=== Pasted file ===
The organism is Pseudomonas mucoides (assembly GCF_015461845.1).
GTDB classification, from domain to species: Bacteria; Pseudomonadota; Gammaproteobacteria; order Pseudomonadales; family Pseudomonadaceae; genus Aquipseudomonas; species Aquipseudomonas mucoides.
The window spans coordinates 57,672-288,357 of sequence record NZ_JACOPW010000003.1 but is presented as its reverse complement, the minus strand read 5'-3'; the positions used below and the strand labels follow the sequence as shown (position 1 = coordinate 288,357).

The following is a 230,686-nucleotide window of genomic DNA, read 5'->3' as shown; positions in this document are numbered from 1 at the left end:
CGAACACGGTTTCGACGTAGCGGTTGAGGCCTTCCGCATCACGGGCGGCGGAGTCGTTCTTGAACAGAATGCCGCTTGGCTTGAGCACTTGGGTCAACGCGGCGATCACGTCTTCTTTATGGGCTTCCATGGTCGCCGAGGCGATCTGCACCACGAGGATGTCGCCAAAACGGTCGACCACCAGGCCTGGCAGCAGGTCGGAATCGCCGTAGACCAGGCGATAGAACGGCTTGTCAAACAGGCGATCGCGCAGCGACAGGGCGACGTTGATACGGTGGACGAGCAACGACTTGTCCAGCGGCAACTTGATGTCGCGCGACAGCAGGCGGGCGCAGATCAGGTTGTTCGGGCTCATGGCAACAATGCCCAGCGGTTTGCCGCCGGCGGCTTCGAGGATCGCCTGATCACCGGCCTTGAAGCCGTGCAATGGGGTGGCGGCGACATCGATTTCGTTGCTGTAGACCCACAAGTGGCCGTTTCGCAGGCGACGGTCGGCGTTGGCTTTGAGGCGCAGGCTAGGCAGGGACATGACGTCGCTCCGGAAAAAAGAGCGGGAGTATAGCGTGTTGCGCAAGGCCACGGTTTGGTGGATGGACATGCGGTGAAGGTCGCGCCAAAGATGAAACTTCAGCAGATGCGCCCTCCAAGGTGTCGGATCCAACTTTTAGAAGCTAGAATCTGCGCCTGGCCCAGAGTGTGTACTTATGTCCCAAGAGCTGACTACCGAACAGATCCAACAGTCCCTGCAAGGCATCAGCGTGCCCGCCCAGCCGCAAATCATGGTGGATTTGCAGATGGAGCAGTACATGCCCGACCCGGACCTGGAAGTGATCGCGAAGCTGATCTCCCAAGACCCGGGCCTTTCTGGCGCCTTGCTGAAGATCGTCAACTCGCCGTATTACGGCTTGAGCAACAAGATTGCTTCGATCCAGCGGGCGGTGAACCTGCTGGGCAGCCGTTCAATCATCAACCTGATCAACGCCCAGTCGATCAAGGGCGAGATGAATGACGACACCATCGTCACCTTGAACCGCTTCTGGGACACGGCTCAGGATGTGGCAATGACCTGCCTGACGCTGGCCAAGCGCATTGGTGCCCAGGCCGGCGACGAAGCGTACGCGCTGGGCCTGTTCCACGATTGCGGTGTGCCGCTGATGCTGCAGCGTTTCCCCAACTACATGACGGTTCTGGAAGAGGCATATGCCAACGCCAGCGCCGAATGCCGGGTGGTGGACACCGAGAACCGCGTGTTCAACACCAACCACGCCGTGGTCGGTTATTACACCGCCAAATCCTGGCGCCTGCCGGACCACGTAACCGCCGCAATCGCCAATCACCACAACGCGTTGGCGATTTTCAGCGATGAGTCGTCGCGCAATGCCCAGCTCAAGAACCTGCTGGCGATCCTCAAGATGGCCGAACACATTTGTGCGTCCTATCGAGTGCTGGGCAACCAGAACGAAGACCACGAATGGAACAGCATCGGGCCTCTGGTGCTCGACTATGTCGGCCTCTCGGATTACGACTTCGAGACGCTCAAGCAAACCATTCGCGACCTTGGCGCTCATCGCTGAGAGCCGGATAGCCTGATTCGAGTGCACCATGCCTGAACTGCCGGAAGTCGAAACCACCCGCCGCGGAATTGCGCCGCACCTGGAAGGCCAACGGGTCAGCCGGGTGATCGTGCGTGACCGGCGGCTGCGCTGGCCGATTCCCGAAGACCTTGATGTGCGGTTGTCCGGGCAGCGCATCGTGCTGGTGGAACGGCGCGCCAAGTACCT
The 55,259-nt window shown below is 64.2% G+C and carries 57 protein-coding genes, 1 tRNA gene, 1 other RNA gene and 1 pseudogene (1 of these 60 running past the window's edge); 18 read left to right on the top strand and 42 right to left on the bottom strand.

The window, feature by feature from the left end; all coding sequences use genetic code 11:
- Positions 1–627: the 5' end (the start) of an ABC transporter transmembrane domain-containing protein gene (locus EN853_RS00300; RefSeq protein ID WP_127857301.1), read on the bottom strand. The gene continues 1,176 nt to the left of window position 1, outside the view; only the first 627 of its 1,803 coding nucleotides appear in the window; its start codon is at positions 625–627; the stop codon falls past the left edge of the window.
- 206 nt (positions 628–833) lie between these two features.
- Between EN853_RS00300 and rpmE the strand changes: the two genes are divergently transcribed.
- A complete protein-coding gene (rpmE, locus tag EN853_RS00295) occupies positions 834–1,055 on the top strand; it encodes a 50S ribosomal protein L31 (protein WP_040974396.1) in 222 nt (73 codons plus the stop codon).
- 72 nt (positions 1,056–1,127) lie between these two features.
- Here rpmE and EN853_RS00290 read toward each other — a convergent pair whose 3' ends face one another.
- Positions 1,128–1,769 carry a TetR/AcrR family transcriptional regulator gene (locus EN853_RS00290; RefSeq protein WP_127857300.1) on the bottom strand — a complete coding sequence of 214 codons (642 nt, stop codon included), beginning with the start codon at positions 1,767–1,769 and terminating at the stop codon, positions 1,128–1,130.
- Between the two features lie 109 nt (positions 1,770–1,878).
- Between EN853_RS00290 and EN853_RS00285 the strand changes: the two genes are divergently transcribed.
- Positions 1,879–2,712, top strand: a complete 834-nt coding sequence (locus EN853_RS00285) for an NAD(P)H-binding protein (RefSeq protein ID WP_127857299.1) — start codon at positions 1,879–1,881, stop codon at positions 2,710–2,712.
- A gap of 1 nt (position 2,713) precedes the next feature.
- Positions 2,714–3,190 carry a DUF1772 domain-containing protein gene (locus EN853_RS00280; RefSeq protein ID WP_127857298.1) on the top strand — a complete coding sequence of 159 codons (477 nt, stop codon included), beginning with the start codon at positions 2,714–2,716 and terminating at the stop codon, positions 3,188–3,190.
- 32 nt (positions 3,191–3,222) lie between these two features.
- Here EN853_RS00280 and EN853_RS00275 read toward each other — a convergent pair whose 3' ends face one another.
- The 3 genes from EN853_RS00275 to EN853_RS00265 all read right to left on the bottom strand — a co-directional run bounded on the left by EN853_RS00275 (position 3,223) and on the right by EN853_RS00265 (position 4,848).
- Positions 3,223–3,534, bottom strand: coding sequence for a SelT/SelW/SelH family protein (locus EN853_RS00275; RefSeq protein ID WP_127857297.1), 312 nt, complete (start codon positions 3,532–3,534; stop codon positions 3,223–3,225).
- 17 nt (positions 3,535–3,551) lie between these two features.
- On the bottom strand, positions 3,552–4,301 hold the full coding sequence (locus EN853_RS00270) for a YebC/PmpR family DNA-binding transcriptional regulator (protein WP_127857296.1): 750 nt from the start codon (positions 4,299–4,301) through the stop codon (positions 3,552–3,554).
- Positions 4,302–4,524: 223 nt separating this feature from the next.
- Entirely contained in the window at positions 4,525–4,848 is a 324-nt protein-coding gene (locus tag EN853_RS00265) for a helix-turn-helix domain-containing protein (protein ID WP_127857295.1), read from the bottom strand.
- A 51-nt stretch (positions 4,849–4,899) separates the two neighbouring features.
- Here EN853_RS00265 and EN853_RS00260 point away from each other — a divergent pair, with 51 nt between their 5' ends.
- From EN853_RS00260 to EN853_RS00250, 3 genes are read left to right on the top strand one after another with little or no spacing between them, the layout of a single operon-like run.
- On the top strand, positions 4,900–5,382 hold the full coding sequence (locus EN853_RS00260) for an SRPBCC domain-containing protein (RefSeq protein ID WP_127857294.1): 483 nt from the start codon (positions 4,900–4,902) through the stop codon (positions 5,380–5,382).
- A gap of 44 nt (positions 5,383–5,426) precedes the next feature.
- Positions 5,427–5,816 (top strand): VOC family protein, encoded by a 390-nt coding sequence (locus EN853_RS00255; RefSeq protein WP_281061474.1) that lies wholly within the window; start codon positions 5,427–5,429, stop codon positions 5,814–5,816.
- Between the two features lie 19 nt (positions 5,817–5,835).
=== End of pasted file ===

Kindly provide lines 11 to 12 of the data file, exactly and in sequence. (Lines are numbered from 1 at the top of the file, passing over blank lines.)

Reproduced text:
- A complete protein-coding gene (rpmE, locus tag EN853_RS00295) occupies positions 834–1,055 on the top strand; it encodes a 50S ribosomal protein L31 (protein WP_040974396.1) in 222 nt (73 codons plus the stop codon).
- 72 nt (positions 1,056–1,127) lie between these two features.